Asian Counseling and Referral Service (ACRS)

Since the start of the pandemic, Asian Counseling and Referral Service (ACRS) helped coordinate the preparation of approximately 2,250 meals and 2,250 bags full of groceries each week, delivered Monday through Friday. The vast majority of meals and bagged groceries went to AAPI elders. Many of them live in the CID; however, King County Access Transportation and various community groups helped deliver to isolated and homebound elders all over King County. Volunteer drivers from over 20 organizations delivered the meals.

May 29, 2020: Chef Gustavo “Panda” Pineda prepares chicken udon noodle soup in Seattle, Washington. Pineda had been laid off from his job due government mandates closing all restaurants for dining to help curb the spread of COVID-19. Now he has volunteered everyday at ACRS for the past three months. On this day he will make six big woks of soup. Koway Ko, who works with Panda in the kitchen, explains why they volunteer: “I think it’s important for someone to just try to be the light in the dark. I think that’s what the world’s missing. If we all stand together, we’re so powerful. And it’s awesome.” (Photo by Karen Ducey)

Liza Javier, communications manager at ACRS, said: “We wanted to provide healthy meals and groceries to elders during the pandemic while ensuring they could remain safe at home. The effort started in March 2020 and continues to this day. ACRS paid for the majority of food by way of Wismettac Asian Foods, Golden International Corporation, Ba Mien Seafood Market, Restaurant Depot, Smart Food Service, City Produce, Lee’s Fresh Produce, Blossom Vegetarian Restaurant, and International Food Bazaar. Food Lifeline regularly provides donated food, and community members occasionally stop by with donated items. And we have to thank the thousand-plus community members and organizations who raise funds for the food bank during our annual Walk for Rice fundraiser year after year. The ACRS Food Bank is truly powered by the community for the community.”

June 4, 2020: Dr. Lisa Chan from International Community Health Services explains the directions on a bottle of Vitamin C to Guofu Cao, one of her patients, outside the Kong Yick building. Weekly, Chan brought bags of groceries to some of her patients on her day off as a way of checking up on them. Storefronts all over Seattle were boarded up after riots broke out over the death of George Floyd while in the custody of a white police officer in Minneapolis in May 2020. (Photo by Karen Ducey)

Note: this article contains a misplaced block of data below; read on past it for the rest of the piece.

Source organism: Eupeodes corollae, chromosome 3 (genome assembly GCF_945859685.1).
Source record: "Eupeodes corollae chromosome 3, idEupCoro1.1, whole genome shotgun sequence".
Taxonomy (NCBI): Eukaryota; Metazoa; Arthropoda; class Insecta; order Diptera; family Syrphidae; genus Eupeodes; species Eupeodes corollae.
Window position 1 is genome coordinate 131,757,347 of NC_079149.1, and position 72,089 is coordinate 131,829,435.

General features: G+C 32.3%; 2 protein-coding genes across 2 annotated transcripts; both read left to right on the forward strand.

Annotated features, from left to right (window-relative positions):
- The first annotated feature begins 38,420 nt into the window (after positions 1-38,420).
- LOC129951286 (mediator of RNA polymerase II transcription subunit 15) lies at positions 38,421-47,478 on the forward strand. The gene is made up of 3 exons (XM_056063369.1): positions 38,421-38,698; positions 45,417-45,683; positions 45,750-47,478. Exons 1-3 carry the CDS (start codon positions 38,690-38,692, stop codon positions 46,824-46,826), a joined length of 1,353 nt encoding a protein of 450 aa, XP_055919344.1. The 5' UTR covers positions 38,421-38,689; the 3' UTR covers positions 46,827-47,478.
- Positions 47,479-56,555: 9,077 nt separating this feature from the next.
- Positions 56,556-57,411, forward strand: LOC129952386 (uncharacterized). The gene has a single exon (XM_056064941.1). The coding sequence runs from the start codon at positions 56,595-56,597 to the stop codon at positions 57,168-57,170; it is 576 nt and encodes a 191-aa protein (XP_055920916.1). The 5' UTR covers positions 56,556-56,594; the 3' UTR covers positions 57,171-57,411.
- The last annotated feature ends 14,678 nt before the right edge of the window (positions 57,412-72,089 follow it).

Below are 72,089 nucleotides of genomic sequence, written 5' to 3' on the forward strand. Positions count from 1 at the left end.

International Community Health Services (ICHS)

As of April 2021, ICHS has served and delivered over 45,000 meals to seniors during the pandemic. ICHS, through Foodsevice Dept, ordered the ingredients and disposables. ICHS Legacy House kitchen staff did all the cooking and preparation for the meal deliveries. Funding came from the City of Seattle and Tilth. “During this difficult time, a lot of the seniors depended on getting nutritious hot meals, and for some this is their only meal of the day,” said ICHS Healthy Aging and Wellness Program Director Mike Wong. “Many are unable to go to grocery stores and some have lost personal caregiver services due to COVID-19. We try to help our seniors in any way we can.”

April 21, 2020: Culturally appropriate food is prepared at ICHS Legacy House for seniors living in apartments in the CID who were facing hunger and isolation. ICHS collaborated with many other community based organizations at the start of the COV-ID-19 pandemic and through the summer to provide food. Other organizations also provided groceries. Many restaurants in CID also provided hot meals. (Photo by Karen Ducey)

Seattle Chinatown International District Preservation and Development Authority (SCIDpda)

SCIDpda estimates since early March 2020, they have coordinated volunteers and staff to deliver on average 350 bags of groceries per week to low-income seniors, families with kids, and single households. As of April 2021, SCIDpda has delivered over 20,000 grocery bags and 15,000 meals. Weekly groceries have come primarily from the ACRS Food Bank and senior meals have been provided by ICHS. Additional hot meals have come from ACRS and neighborhood restaurants. A consistent pool of 10-15 volunteer drivers picks up the food at the ACRS building in Rainier Valley and shuttles the grocery bags in their personal vehicles to the CID, where another consistent group of volunteers and SCIDpda property staff help with unloading grocery bags and delivering them door-to-door. At the peak of the summer in 2020, they had over 30 volunteers delivering groceries and meals and an additional 10 staff members assisting with coordination and distribution.

May 21, 2020: Volunteers from SCIDpda deliver meals to residents in the CID. On Tuesdays and Fridays around lunchtime, wagons filled with groceries and hot meals can be seen pulled by volunteers to deliver food to those fearful of leaving their homes during the pandemic. SCIDpda purchased 10 wagons for this purpose. (Photo by Karen Ducey)